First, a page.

Ethan Nakache on his “spooky and classy” variable typeface, Sprat
A recent graduate, the French type designer has been working on the development of a new typeface – a retro-inspired font with a whole host of uses.
- Ayla Angelos
- 9 April 2020
- Reading Time
- 3 minute read
“During my teenage years, I was really into graffiti,” says Ethan Nakache, a French type designer. “I think that’s how everything started.”
Having spent many childhood days drawing in a notebook at school, it felt inevitable that Ethan would end up pursuing something creative. After coming to this realisation, he decided to enrol on a fine arts degree course at La Sorbonne 1 in Paris, which opened many doors, including one that gave him the opportunity to experiment with calligraphy and lettering. “This was a time of discovery,” he explains, “and I became aware that type design was a profession.” Aware of the path that his career was about to take, Ethan decided to continue his studies in graphic and type design at La Cambre, Brussels.
Since graduating last year, Ethan has kept busy working on type and editorial design, presenting most of his fonts in use on Instagram. With a process that always begins with inspiration pulled from old specimens and letterings – “sometimes it can be an idea or a few curves from an ad or a logo” – Ethan then turns to the design of glyphs. This initial phase is always analogue: “I first find an idea, a concept or something that pushes me to draw, and then I do my research with a pencil on paper,” he adds on the topic of his methods. “I think this is one of the most important steps for me on a type design project.” It’s also where he finds “unprecedented curves, shapes and forms”, that he can continue to build on.
Since last January, the designer has been developing Sprat, a typeface project that started with old lettering from Eric Gill – an English sculpture and typographer – that he made for a bakery. He cites Eric as one who inspires his work greatly, alongside the likes of Claude Garamont, Roger Excoffon and Gerhard Schwekendiek. As for the more contemporary designers, Ethan is drawn to the work of Ohno Type, Coppers and Barasses, Extrabrut, Sharp Type, Grilli Type and Dinamo. “But I think the thing that inspires me the most is the discussion – just taking and showing a work in progress to my friends, some old teachers or mentors.”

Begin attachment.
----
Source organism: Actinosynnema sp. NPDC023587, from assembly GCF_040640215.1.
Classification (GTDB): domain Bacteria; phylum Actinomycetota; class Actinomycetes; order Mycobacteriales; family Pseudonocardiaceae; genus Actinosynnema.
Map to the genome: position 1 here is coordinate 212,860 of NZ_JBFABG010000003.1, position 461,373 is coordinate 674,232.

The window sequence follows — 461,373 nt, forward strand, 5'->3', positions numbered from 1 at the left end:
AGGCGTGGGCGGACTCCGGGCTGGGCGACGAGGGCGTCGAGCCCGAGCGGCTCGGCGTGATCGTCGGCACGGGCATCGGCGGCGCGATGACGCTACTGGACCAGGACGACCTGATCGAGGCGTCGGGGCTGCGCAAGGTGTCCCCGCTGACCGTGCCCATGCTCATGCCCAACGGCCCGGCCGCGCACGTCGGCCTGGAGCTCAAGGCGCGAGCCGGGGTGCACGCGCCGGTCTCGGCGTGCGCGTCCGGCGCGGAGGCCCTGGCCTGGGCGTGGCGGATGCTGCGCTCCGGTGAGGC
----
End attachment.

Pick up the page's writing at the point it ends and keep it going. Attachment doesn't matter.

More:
As for Sprat, Ethan combined his Eric Gill influences with another source he found that focused more on lettering – “the serifs were pretty sharp and I really liked it”. He was also interested in the way that the width of the capitals slightly extended in comparison to the lowercase. “So, I started to draw and I emphasised this aspect, making some really sharp and long serifs (which I kept as an important part of the design) and some extended capitals.” The result wasn’t too successful, he explains, as the capital didn’t work out too well with the normal width of the lowercases. Despite this outcome, he continued to develop the project into his bachelor thesis, developing an extended variable family that could be put to multiple uses.
What’s most succinct about Sprat is the fact that it’s noticeably variable. The playful and elegant font moves from thin, “aggressive and classy”, to one that’s thicker and smoother – a process that can be quite a challenge, particularly when you have a lot of masters where “everything needs to be on point”. As for the process, Ethan achieved this by knowing exactly where to place the points, and also by working hard on the spacing and kerning.
“I think that Sprat can have a really strong 70s or 80s feeling, according to the context and style,” he says. Published on Collletttivo in its recent catalogue, Ethan says how the team had formulated the accompanying imagery for the release, and he’s very “pleased they did”. As a collection of retro-inspired tech pictures, reminiscent of age-old fragments taken off Clip Art, this aesthetic was in accordance for where Ethan hopes that his typeface will be used – be it display, titling or even mid-sized body text. “Each style can work for a different subject, but I think it could be quite appropriate for anything a bit spooky or classy,” he concludes. “I would love to see it on posters for thrillers or horror movies.” But above all, Ethan doesn’t believe in a font being used in only one or few contexts. “It just needs to be well done by the graphic designer using it, and for them to appreciate the feeling it transmits.”
GalleryEthan Nakache: Sprat
Ethan Nakache: Sprat
About the Author
Ayla was an editorial assistant back in June 2017 and has continued to work with us on a freelance basis. She has spent the last seven years as a journalist, and covers a range of topics including photography, art and graphic design. Feel free to contact Ayla with any stories or new creative projects.